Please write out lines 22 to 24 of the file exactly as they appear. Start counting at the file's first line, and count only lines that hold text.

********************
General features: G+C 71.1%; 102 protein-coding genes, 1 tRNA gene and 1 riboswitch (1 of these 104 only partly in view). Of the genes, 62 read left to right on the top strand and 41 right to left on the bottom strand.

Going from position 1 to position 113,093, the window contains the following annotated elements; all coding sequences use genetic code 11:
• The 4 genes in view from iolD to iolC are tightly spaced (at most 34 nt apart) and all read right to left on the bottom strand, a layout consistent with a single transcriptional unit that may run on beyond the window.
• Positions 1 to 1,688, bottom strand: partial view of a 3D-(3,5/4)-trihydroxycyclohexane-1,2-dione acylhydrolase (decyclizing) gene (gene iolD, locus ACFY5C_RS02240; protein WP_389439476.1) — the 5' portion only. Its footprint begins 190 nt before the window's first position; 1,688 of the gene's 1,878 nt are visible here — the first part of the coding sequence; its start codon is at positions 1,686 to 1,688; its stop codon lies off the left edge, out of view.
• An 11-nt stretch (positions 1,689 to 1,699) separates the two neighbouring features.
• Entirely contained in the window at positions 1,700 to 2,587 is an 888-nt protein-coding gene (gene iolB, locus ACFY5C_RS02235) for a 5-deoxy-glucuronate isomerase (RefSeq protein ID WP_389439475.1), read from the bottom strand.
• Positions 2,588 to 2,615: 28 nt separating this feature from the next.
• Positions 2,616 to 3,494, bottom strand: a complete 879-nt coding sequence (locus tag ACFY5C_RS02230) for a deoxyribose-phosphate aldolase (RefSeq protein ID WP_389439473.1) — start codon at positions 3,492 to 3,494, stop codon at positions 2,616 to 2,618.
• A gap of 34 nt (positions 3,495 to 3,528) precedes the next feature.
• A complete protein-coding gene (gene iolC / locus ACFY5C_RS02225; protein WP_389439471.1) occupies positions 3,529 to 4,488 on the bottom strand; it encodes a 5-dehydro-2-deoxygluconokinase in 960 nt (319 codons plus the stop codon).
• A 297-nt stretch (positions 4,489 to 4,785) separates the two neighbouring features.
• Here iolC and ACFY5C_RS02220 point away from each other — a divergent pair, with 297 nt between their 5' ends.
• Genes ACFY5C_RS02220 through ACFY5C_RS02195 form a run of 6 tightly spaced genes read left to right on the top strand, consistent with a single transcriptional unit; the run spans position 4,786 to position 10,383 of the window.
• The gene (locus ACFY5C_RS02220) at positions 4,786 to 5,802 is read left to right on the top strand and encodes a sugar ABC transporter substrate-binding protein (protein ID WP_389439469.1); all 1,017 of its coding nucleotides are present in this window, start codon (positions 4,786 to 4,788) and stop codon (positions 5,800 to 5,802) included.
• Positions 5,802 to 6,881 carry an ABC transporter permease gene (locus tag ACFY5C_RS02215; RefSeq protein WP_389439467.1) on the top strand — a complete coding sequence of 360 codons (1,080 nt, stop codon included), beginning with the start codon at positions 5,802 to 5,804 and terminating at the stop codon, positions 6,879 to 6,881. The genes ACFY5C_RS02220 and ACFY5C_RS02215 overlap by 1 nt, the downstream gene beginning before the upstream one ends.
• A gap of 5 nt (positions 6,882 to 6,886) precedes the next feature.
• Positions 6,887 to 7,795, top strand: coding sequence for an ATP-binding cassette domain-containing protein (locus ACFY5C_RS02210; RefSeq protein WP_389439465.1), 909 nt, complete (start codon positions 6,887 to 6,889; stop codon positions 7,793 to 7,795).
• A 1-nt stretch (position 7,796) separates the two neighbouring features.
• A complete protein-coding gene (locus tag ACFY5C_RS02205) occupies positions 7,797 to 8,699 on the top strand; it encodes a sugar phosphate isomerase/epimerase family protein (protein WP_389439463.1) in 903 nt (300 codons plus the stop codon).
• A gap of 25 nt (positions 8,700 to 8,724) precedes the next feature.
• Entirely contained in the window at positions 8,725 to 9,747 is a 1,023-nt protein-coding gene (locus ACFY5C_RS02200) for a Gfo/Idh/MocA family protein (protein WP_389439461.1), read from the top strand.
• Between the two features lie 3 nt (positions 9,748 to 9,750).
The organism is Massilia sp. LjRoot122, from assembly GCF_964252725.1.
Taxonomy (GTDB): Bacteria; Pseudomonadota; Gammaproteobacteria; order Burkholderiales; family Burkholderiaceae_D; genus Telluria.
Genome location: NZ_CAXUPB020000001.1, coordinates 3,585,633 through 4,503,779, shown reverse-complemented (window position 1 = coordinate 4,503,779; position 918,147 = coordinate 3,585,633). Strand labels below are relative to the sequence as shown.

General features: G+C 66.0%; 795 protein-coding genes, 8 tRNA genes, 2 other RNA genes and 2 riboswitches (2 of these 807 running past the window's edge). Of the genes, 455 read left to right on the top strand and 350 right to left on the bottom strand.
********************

• Between the two features lie 3 nt (positions 9,748 to 9,750).
The organism is Massilia sp. LjRoot122, from assembly GCF_964252725.1.
Taxonomy (GTDB): Bacteria; Pseudomonadota; Gammaproteobacteria; order Burkholderiales; family Burkholderiaceae_D; genus Telluria.